Our Lives on Paper


Lexy Schulte

“Everyone who comes into the Writing Center has a story to tell.” Photo courtesy of UNO Writing Center.

The best part of my time as a Writing Center consultant has been getting a peek into students’ lives and passions.

However, I wasn’t always confident in my abilities. The first time I worked with a student from the University of Nebraska Medical Center, I thought, what am I getting myself into?

As I read through the paper about stem cell research, none of the terms were familiar to me. I fumbled through a few paragraphs before I started to look past the intimidating vocabulary and into the sentence structure, organization and transitions.

During that appointment, I realized I may not be an expert in the medical field, but I am equipped to help those who are, with their writing needs.

I may not know much about engineering or aviation studies, but through the Writing Center, I get a view into different majors at UNO and UNMC.

The Writing Center has many branches across campus, but ASH 150 is like my second home. The tables and chairs host consultants and students as they tackle different writing projects. The whiteboards are filled with notes and polls like “Who’s your favorite fictional character?” (How can you choose just one?) or “What’s the best Christmas movie?” (“How the Grinch Stole Christmas,” obviously).

The middle table pressed against the wall is my favorite. I sit in the chair facing the door while the other seat is filled by rotating students who come to the Writing Center for help with assignments and projects.

A diverse array of students come into the Writing Center. They range from first-year students who are in for help with their English Comp papers, to students writing personal statements for grad school. While my role as a consultant enables them with different writing tactics, I have learned a lot from students along the way.

From a UNMC med student, I learned about immunology. I wasn’t familiar with most of the terms in his research proposal, but as I continued to ask for explanations, a smile crept onto his face as he began discussing a topic he was passionate about.

With a student in the sociology grad program, I learned about her research on Sheelytown, a Polish neighborhood that once populated Omaha. She discussed the interviews she had with the residents who once filled the lively community. Now, what’s left of Sheelytown is Dinker’s Bar and Grill,  a small brick building that boasts “Omaha’s best burger.”

The greatest thing about working with students from different majors is learning about what makes them passionate. While I may not know anything about Sheelytown or immunology, I learned from students who are experts in their study, and in return, I get to help them become effective writers.

Some students who come in are just beginning their college journey. Whether it’s from an instructor recommendation or they stumbled across the Writing Center walking through ASH, first-year students also trickle into the room for a consultation.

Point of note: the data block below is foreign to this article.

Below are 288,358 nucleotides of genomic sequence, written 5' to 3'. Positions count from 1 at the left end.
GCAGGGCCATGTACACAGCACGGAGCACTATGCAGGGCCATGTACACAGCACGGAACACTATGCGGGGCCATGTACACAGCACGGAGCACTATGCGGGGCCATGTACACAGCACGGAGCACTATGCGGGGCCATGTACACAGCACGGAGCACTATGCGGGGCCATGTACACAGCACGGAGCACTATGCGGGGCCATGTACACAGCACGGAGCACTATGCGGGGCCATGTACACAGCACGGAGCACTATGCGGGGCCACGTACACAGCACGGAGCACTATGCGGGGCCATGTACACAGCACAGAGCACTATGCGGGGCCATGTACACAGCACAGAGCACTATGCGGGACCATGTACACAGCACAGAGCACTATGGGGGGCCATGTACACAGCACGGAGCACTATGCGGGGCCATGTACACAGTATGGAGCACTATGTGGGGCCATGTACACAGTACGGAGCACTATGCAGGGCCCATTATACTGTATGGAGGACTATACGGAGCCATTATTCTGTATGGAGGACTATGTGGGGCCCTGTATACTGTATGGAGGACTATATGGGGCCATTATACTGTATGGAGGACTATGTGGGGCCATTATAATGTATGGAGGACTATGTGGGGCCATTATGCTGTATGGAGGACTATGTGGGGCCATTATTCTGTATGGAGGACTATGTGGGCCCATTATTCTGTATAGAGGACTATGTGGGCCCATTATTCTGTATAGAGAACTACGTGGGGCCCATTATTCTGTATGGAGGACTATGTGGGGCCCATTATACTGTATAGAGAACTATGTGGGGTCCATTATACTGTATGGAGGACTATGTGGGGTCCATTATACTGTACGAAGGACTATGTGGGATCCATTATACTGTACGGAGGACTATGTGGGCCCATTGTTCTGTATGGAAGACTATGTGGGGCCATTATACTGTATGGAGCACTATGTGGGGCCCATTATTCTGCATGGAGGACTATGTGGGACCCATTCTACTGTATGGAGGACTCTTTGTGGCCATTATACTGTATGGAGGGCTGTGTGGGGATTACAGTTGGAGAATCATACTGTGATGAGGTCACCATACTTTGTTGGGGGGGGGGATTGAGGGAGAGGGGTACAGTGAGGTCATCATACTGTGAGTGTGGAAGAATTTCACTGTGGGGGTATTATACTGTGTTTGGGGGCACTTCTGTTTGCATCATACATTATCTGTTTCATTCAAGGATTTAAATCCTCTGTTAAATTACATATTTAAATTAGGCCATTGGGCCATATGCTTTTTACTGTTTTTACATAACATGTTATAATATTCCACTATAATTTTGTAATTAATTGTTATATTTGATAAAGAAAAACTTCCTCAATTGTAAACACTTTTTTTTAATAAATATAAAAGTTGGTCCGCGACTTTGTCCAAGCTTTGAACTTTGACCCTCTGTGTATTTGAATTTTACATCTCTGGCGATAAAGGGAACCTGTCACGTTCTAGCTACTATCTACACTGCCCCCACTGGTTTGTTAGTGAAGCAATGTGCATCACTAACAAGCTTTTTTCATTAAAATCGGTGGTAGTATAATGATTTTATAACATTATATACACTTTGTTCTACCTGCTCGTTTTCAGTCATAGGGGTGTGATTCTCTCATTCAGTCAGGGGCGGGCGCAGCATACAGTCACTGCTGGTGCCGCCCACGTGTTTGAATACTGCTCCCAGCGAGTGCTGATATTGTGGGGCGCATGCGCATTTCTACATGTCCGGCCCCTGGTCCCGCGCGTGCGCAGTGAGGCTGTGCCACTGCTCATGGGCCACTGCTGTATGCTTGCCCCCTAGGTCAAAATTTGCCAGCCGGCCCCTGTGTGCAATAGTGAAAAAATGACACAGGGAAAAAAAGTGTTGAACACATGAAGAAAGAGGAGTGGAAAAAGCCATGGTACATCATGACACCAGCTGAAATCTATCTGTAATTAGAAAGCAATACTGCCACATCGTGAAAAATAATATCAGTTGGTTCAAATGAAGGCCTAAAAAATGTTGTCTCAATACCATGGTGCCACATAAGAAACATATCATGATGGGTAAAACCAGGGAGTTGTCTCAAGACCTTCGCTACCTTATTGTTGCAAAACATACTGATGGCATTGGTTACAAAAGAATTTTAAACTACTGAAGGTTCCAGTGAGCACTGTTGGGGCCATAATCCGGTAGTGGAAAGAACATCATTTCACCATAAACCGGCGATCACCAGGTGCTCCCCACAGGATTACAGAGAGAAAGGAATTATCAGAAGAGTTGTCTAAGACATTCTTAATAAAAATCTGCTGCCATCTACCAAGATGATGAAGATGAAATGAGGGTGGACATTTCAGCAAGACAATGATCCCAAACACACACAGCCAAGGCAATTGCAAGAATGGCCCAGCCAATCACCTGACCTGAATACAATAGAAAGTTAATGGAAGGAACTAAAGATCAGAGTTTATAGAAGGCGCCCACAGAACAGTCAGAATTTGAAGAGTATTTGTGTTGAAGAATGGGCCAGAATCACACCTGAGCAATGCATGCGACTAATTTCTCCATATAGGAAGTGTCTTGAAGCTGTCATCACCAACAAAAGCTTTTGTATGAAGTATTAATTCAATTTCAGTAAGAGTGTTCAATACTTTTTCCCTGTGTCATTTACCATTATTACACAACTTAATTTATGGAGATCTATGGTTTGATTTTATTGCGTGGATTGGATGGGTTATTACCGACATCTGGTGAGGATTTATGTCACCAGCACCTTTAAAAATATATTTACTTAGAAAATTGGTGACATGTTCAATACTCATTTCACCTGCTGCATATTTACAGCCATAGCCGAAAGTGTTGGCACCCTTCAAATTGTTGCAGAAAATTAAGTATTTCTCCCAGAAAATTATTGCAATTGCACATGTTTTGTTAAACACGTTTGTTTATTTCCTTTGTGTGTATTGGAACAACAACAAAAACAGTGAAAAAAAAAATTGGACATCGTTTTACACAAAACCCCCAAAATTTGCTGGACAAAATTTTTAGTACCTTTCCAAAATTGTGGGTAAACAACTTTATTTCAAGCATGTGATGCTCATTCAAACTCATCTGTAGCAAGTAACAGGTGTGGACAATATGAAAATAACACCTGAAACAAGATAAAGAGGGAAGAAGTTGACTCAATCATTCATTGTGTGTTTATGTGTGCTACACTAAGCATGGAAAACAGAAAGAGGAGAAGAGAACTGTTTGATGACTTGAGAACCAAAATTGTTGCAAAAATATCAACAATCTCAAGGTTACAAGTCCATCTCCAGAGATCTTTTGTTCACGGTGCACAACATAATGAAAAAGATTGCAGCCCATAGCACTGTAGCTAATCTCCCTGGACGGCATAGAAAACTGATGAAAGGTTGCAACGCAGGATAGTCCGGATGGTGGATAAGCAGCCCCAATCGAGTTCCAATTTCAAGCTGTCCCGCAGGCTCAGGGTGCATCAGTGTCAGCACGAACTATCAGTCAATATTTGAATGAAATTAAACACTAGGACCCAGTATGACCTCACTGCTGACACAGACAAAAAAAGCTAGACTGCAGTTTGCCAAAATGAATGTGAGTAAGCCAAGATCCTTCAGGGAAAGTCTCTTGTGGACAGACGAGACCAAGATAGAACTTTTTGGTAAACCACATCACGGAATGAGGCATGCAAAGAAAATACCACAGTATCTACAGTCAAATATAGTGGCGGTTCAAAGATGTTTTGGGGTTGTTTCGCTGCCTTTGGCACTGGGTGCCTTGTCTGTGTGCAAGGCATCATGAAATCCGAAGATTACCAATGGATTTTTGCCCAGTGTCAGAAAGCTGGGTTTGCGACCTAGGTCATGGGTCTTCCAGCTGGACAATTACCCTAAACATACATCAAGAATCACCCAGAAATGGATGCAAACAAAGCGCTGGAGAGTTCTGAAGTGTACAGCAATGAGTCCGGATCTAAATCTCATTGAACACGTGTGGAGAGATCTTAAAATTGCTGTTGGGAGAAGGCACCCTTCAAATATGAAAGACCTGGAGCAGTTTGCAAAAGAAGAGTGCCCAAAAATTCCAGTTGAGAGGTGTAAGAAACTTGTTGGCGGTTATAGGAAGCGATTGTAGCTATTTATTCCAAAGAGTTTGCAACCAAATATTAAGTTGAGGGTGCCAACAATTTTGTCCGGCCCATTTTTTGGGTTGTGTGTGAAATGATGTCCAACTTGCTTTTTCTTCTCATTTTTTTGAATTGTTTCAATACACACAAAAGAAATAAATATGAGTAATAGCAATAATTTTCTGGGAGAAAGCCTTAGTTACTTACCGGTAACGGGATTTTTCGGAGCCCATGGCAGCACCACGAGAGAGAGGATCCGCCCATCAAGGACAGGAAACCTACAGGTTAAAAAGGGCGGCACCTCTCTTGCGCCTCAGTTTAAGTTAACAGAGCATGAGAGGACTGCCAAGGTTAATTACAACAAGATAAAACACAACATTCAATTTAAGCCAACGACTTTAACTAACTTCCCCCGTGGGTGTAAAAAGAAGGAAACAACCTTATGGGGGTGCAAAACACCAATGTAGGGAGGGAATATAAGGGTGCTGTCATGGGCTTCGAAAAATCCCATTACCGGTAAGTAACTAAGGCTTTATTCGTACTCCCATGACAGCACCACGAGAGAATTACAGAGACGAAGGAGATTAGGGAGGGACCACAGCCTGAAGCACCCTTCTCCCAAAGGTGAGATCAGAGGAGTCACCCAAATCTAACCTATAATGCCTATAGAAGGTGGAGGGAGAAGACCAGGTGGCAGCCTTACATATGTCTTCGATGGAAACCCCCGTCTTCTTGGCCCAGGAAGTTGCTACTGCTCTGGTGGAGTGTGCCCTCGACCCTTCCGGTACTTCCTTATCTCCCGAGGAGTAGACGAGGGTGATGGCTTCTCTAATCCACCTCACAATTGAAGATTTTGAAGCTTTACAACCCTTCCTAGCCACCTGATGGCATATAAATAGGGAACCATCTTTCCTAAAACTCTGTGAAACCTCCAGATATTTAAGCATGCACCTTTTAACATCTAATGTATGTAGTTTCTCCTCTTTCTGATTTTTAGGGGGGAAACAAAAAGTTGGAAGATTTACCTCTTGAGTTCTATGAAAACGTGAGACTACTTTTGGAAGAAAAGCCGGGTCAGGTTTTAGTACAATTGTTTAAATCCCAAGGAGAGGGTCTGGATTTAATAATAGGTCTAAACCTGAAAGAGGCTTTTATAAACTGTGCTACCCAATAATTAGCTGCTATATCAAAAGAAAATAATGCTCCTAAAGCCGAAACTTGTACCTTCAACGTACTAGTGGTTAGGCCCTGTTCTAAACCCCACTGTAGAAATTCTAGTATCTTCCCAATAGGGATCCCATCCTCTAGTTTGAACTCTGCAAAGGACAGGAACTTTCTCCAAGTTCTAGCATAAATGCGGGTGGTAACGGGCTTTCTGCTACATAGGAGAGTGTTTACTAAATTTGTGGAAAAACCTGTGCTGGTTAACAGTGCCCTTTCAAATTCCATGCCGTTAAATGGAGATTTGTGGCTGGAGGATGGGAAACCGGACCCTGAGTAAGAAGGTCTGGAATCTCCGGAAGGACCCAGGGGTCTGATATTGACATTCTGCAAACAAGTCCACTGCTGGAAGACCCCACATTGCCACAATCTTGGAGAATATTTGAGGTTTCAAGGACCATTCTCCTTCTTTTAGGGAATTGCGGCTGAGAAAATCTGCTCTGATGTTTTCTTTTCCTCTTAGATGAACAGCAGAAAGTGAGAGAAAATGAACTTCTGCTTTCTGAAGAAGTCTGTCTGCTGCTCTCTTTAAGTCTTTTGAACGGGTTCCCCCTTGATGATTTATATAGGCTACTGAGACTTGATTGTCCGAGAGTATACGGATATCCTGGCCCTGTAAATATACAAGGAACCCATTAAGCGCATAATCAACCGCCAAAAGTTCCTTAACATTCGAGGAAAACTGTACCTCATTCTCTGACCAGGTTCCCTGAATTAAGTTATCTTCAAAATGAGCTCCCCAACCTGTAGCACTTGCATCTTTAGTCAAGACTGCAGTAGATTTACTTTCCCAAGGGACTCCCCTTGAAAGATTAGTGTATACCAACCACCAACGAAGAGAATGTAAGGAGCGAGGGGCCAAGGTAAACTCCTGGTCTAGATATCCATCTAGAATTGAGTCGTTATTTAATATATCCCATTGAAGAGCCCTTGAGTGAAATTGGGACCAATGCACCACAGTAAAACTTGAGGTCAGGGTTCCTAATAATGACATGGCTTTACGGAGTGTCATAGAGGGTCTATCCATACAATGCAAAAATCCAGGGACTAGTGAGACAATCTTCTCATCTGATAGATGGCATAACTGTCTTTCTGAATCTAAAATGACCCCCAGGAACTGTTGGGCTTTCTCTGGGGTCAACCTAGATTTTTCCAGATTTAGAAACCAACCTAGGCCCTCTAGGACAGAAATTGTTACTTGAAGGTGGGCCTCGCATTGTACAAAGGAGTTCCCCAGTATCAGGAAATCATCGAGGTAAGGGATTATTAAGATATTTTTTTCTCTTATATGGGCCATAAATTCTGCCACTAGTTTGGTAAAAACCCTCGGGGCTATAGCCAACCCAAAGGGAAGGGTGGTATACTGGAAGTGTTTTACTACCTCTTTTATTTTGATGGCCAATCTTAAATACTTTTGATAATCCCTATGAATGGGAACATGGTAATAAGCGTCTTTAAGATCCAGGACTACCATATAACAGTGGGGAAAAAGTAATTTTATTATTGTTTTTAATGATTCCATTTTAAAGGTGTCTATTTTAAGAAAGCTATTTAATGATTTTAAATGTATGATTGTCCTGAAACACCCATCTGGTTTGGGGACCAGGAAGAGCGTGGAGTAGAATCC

While the assignments for English Composition I and II remain consistent, they allow me to get to know students through their writing. Even though I only get one-hour sessions with students, their assignments, such as their personal narratives, give me a peek into the formative moments in their lives.

One student wrote about being a Chinese immigrant and seeing the news coverage of the Atlanta spa shooting that left six women of Asian descent dead. The Asian community experienced a spike in hate crimes since the coronavirus pandemic began. He felt out of place and frightened because of his identity.

Another student wrote about feeling like he didn’t have a place in high school. He had trouble joining sports, such as football and basketball, and felt like he didn’t belong in sports. Then he was introduced to powerlifting, and he found his place among the weight racks and barbells.

The Writing Center is a place on campus where students can get help with writing, but to me, it is a place where I get to see the diversity that makes up UNO’s students. Everyone who comes into the Writing Center has a story to tell. Though my job may only look like I am there to help check grammar or make suggestions about organization, my role is much more than that. I listen to students tell their stories. I advocate for their writing.

Writing plays a bigger role than just putting words to paper. Stories are told and connections are made. Students write about the world around them and the topics that make them passionate. And that’s the important thing about writing, because if nothing else, you get to explore what you love.

Students interested in finding Writing Center resources or scheduling an appointment can visit www.unomaha.edu/college-of-arts-and-sciences/writing-center.